"He is mocking Christianity": Conservatives upset over Lil Nas X's "J Christ" music video – Salon

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Rapper Lil Nas X often challenges the sanctity of biblical images in his colorful, widely campy music videos, and his latest video is no different.
The southern rapper, known as Montero Lamar Hill, broke through the mainstream with his country rap single "Old Town Road." The song spent 19 weeks on the Billboard 100 charts. Not long after his song became the longest-running No. 1 song since the chart itself debuted in 1958, the rapper came out as gay.
But Lil Nas really shook up the industry and conservative politics when he dropped his hit single "Montero (Call Me by Your Name)" in 2021. The music video featured the rapper in knee-high platform boots performing the ultimate pole dance – sliding into hell on the pole and giving the devil a lapdance. The video gave enough ammo to conservatives to pick the next target in their culture wars, accusing the rapper of being a devil worshipper and corrupting young listeners with his supposed promiscuity. This single was also the rapper's first venture into adding his queer identity into his music. He said in an interview with GQ that the music video for the song was “rebellious on many, many levels for me."
Nearly three years after that, Lil Nas is back with another biblical-inspired song and video for what he is calling his "Christian era." It is already ruffling conservative feathers. Here is everything you need to know about the rapper's new single "J Christ": 
Before the "J Christ" music video dropped, the rapper was active on social media drumming up excitement. He posted clips of himself eating communion wafers like chips and drinking wine, offering up an all-expense paid trip to heaven and dressing like a Jesus Christ-looking figure on a cross before morphing Transformers-style into a robotic figure.
He also posted an acceptance letter from the Christian school, Liberty University on Instagram that said he was "about to go to college for biblical studies in the fall. Not everything is a troll!"
The letter read that he was accepted into the school for the Fall 2024 semester in a "Dual Concentration in Christian Leadership and Biblical Studies."
"Montero, the entire Liberty family congratulates you! Now is your time to train as a Champion for Christ," the letter said.
However, a university spokesperson said in a statement to Billboard “We can confirm that Liberty University did not issue the Montero Hill ‘acceptance letter’ posted yesterday to social media, and we have no record of Montero Hill applying to the university."
Of course the big tip-off that this was fake for anyone paying attention was that the letter was signed by Jerry Falwell, who is dead.
On Friday, the "J Christ" video finally dropped. It opens with a long line of people dressed in white, seemingly making their way onto the stairway to heaven. They mimic celebrities and public figures like Taylor Swift, Ed Sheeran, Kanye West and Barack Obama. As they enter heaven, we see Lil Nas as a white angel without wings. After a glimpse of a Michael Jackson-like figure and brief dip into hell, we're back in heaven with Lil Nas facing off against the devil in a game of basketball in a packed stadium.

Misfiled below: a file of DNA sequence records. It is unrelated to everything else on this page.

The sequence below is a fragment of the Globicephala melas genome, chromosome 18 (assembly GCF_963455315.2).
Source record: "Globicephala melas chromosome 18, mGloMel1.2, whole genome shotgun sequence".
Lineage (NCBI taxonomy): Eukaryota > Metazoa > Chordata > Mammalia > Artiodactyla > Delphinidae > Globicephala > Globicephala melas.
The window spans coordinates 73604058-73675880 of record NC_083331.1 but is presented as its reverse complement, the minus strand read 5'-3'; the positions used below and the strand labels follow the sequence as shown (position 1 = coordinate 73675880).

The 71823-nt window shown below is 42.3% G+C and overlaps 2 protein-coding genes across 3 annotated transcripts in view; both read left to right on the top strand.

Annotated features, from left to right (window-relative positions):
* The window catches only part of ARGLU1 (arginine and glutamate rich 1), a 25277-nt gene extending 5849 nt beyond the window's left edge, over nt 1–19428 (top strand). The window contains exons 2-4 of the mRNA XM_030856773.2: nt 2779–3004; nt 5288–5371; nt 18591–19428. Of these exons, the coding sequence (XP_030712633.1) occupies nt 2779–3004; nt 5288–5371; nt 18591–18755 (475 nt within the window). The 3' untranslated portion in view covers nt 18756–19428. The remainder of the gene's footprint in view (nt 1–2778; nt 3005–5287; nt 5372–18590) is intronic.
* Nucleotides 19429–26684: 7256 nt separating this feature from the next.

He sings as he slam dunks:
Is he up to somethin' only I-I know?
Is he 'bout to hit 'em with the high-igh note?
Is he 'bout to give 'em somethin' vi-iral?
In rapid succession we see Lil Nas as a cheerleader leading a group dance, then Lil Nas dressed as Jesus Christ on the cross, and then a shepherd shearing a lamb. All the while, the world is on the brink of destruction, and Lil Nas transforms into Noah who leads his animals to the ark that will save their lives. The video ends with Lil Nas leading the ark into clear waters.
A bible verse is Lil Nas' parting words on screen: 
"Therefore, if anyone is Christ/He is a new creation. The old has passed away; Behold the new has come." — 2 Corinthians 5:17
Upon the video's release, Christian rapper Bryson Gray denounced the images of Lil Nas dressed as Jesus and called on other Christians to also publically condemn him.
Gray told Fox News, "I think that he is mocking Christianity. He is mocking Christ. That's why he uses Christian imagery to do it."
He continued, "He's doing it with the goal to mock us because that's how he gets his clicks. I don't care if he gets the clicks about Christians reacting. I want to see more Christians reacting."
But Lil Nas took to the internet to address his critics. He said, "The crazy thing is nowhere in the picture is a mockery of Jesus. Jesus’s image is used throughout history in people’s art all over the world."
"I’m not making fun of s**t. Y'all just gotta stop trying to gatekeep a religion that was here before any of us were even born," he said.
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about Lil Nas X
Nardos Haile is a staff writer at Salon covering culture. She’s previously covered all things entertainment, music, fashion and celebrity culture at The Associated Press. She resides in Brooklyn, NY.
Copyright © 2024 Salon.com, LLC. Reproduction of material from any Salon pages without written permission is strictly prohibited. SALON ® is registered in the U.S. Patent and Trademark Office as a trademark of Salon.com, LLC. Associated Press articles: Copyright © 2016 The Associated Press. All rights reserved. This material may not be published, broadcast, rewritten or redistributed.


Written by: Christianity Today

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